First, Last Lunar Craft United for Houston Exhibit

Space Center Houston will host the command modules from the first and last lunar landings, together under the same roof for the first time.

The result is "a once-in-a-lifetime opportunity for guests," the center says.

The world premiere of “Destination Moon: The Apollo 11 Mission” opens Oct. 14 at the center, which is the home of the Apollo 17 command module.

These two exhibits appearing at the same time culminate Space Center Houston’s yearlong jubilee celebration -- right before the center celebrates 25 years on Oct. 16.

Houston is where the Apollo astronauts lived and trained for their missions.

“Space Center Houston guests will be the first and only to see extraordinary spacecraft from the first voyage to the moon and the last voyage,” said William Harris, president and CEO. “This exceptional exhibit commemorates 25 years of science learning.”

Houston is the first stop for the Smithsonian traveling exhibition “Destination Moon: The Apollo 11 Mission,” which features the command module and other artifacts from the first lunar landing on July 20, 1969.

The command module has not left the Smithsonian since entering the Smithsonian in 1971. The Apollo 17 command module and other artifacts from the last mission to land men on the moon on Dec. 11, 1972, resides at Space Center Houston.

“Destination Moon” dives into the rich history of the Apollo 11 mission. This rare tour showcases more than 20 one-of-a-kind Apollo 11 mission artifacts, some of which flew on the historic Apollo 11 mission. They include the hatch, a lunar sample return container, astronaut Buzz Aldrin’s extravehicular visor and gloves, astronaut Michael Collins’ Omega Speedmaster watch, a star chart and survival kit.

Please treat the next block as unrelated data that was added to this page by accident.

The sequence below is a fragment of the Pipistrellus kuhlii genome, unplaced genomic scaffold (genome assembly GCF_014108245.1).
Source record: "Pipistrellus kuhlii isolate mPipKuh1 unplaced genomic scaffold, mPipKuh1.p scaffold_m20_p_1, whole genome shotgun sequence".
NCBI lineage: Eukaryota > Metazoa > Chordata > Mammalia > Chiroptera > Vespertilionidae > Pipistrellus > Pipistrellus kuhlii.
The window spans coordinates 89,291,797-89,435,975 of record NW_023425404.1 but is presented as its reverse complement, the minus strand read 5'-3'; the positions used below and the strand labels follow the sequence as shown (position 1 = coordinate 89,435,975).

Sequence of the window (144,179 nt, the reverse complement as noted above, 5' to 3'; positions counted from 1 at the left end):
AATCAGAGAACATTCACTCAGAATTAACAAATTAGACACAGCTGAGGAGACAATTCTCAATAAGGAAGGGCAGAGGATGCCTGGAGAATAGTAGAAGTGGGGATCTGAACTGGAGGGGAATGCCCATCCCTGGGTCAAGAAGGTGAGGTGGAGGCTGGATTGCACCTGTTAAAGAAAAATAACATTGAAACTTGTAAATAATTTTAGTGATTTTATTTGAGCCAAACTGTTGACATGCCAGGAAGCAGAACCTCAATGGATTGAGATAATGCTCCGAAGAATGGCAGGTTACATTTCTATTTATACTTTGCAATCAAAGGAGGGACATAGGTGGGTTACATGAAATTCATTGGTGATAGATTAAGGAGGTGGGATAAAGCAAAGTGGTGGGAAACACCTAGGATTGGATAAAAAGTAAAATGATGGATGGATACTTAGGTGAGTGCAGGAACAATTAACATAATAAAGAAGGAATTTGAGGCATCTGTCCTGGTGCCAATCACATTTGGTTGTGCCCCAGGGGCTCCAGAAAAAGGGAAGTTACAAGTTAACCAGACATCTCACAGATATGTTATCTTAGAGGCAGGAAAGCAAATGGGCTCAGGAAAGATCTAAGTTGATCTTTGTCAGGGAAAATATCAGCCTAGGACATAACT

The exhibition explores what led the United States to accept this challenge and how the resulting 953,054-mile voyage to the moon and back was accomplished just eight years after the program was authorized. “Destination Moon” examines the mission and sheds light on some of the more than 400,000 people employed in NASA programs who worked through the trials, tragedies and triumphs of the 20 missions from 1961 to 1969 before Apollo 11.

The center also will feature an array of Apollo artifacts such as training spacesuits from Apollo 13 Astronaut Fred Haise and Apollo 9 Astronaut David Scott as well as a toolkit, a lunar module controller and more.

Through original flown artifacts, models, videos and interactives, guests will learn about the historic journey of the Apollo 11 crew — Neil Armstrong, Michael Collins and Buzz Aldrin. Guests can explore the entire spacecraft thanks to an interactive 3-D tour created from high resolution scans of Columbia by the Smithsonian, including its intricate interior, which has not been viewable to the public until now.

The traveling exhibition will commemorate the 2019 50th anniversary of humanity’s first step on the moon.

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